As you can see, the implant is placed directly into your jawbone. The benefits to this are it’s like having your own natural tooth back, it preserves your jawbone, and no other teeth need to lose tooth structure for its placement.

Dental Bridge

Illustration of a dental bridgeA dental bridge is also permanent however, in order to bond them, it requires grinding down the adjacent teeth. Additionally, if part of it breaks the whole unit will have to be redone. They also do nothing to preserve the bone underneath.

When Does a Dental Bridge Make More Sense?

While it may sound like I’m suggesting dental implants are the better option, there is a time when a dental bridge makes more sense. For instance, if the adjacent teeth need to be crowned anyway then it’s like getting two procedures in one. Then, you’re not grinding healthy tooth structure.

The key is good communication with your dentist. He or she knows your teeth. If finances are a consideration as well, many dentists will let you pay out a procedure like dental implants which are a little more costly than simple procedures like a filling.

Who Should Do Your Tooth Restorations?

When you’re looking at replacing teeth, it’s important you choose the right dentist. The especially important when the tooth is in a visible part of your smile. You want it to look natural and beautiful. Not every dentist can pull that off.

Look for a dentist who’s accredited with the American Academy of Cosmetic Dentistry (AACD). These are the top cosmetic dentists in the country. One other thing to consider. Once your implant crown or dental bridge is made, the color cannot be changed. If you want a whiter smile, be sure to have your teeth whitened before your tooth replacement procedure is done. That way your restoration will match your bright white smile.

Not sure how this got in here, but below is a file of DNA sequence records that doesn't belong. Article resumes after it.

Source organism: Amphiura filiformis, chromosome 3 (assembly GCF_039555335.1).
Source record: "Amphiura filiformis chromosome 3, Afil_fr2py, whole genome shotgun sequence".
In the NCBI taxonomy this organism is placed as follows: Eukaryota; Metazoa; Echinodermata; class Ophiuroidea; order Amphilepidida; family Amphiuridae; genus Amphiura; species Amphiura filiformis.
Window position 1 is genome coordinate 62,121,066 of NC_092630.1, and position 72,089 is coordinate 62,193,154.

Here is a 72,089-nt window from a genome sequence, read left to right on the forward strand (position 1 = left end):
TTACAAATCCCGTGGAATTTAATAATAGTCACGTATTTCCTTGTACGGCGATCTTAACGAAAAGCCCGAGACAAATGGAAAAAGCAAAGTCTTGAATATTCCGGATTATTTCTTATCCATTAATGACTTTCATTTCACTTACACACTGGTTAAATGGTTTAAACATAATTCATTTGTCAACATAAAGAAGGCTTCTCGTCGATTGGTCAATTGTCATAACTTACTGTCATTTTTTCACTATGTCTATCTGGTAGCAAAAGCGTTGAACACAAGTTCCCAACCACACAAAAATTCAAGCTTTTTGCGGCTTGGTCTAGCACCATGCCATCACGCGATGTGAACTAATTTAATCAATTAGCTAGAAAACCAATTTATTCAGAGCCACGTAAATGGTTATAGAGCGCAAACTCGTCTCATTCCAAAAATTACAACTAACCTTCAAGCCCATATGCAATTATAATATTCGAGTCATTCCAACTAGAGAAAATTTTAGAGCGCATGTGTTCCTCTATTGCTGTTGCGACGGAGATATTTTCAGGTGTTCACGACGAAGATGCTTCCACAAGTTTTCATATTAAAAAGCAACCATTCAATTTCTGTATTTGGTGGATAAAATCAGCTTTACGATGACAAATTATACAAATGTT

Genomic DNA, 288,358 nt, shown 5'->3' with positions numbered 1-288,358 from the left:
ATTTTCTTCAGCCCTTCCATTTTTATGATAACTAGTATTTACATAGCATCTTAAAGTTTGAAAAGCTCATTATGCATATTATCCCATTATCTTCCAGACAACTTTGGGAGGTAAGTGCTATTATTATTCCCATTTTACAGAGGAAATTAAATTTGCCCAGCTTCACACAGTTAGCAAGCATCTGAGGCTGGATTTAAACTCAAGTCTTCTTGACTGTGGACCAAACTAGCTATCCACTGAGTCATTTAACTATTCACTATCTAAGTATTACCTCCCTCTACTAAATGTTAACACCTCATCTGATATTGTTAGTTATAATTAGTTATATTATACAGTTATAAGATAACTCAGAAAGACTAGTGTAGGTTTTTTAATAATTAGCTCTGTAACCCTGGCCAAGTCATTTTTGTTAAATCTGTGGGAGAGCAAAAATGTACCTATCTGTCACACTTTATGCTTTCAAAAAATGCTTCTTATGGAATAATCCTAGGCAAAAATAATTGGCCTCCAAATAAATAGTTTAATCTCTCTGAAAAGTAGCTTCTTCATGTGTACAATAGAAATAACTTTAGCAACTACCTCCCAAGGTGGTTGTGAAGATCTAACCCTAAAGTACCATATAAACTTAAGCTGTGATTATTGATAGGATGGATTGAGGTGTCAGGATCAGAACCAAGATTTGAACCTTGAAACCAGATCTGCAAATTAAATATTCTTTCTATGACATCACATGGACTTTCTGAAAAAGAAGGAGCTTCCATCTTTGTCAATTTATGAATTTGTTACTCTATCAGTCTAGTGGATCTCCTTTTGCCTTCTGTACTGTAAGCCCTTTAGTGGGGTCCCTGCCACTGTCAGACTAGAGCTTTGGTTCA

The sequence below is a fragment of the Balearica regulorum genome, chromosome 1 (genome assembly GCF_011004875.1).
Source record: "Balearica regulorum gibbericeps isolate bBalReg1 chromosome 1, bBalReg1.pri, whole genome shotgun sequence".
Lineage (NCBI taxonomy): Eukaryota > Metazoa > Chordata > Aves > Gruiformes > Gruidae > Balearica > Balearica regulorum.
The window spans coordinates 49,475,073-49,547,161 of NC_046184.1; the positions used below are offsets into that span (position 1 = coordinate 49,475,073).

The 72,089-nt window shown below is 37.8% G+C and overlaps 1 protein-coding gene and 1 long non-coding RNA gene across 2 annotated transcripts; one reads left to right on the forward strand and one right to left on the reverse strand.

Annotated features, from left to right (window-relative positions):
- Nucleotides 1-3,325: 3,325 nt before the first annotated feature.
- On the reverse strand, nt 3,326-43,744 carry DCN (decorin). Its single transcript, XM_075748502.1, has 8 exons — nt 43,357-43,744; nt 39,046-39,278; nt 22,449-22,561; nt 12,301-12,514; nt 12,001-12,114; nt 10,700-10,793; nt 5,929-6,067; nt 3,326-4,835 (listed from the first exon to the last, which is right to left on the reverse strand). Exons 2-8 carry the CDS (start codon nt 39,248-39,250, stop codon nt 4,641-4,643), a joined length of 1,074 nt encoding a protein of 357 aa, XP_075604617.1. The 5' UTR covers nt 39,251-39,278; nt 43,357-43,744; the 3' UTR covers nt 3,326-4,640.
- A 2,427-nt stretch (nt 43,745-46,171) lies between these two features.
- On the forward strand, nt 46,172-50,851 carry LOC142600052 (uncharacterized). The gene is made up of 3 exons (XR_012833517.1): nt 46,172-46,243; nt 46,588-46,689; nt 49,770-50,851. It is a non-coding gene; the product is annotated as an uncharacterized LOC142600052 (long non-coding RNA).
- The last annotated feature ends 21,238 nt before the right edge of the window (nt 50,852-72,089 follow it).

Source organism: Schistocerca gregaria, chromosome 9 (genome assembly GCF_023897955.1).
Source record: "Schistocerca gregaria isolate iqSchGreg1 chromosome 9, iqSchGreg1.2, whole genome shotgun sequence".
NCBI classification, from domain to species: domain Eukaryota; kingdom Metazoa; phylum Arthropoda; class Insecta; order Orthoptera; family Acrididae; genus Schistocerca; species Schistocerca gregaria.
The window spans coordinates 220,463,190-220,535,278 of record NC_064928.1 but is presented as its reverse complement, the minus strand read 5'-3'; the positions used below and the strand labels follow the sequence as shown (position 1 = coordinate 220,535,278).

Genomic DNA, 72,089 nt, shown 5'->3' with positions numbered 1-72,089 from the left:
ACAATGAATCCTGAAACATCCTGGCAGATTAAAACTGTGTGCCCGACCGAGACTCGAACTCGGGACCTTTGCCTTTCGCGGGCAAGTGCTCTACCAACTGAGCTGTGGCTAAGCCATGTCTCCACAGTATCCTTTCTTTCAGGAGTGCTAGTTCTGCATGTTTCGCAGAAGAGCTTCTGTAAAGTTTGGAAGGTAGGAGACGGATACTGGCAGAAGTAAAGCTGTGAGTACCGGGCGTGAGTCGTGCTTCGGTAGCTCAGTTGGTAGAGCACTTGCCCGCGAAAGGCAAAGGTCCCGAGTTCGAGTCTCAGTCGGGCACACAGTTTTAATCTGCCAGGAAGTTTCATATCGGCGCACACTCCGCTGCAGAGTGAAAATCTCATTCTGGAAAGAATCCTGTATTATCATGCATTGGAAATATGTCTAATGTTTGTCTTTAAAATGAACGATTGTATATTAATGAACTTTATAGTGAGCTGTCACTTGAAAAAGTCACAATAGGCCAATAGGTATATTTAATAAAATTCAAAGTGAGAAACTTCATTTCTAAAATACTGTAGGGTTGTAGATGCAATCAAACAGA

This blog is brought to you by Dr. Mike Malone.

Can a Cosmetic Dentist Fix Spaces Between My Teeth?

I have some spaces between my teeth that I want fixed, but I don’t want metal braces. Are there cosmetic options?

Fiona L.

Dear Fiona,

A woman with a gorgeous smile created by cosmetic dentist Dr. Mike Malone
A gorgeous smile created by cosmetic dentist Dr. Mike Malone

You have quite a few options to fix the spaces between your teeth. If you want to close the spaces, you have options other than traditional metal braces. Invisalign is a brand of orthodontics which uses invisible aligners to straighten your teeth. They’re very effective, working in less time than traditional braces.

The aligners have the benefit of being able to double as teeth whitening aligners. That way you can whiten your teeth and straighten them at the same time.

Cosmetic Dentistry Options for Closing Teeth

  • Tooth bonding: Depending on the size of the gaps between your teeth, dental bonding is a fantastic, fairly inexpensive option for you.
  • Porcelain veneers: If there are other things you want to change about your teeth, then veneers are your best option. They can change anything—the shape, size, color, and character.

Choosing your Cosmetic Dentist

If you choose the cosmetic option over the orthodontic option, it’s important you choose your cosmetic dentist carefully. You want to make sure the smile you get will be a beautiful one. Not every dentist can pull that off. It takes both technical knowledge as well as an artistic eye. It’s very challenging for patients to know who is capable of that type of advanced cosmetic work.

Because of that, the American Academy of Cosmetic Dentistry (AACD) started an accreditation program. It’s designed to test dentists on their technical skill and their artistic ability. There are stringent oral and written exams and they have to show a series of cases they’ve done of specific procedures to make sure they create not just technically proficient but gorgeous as well.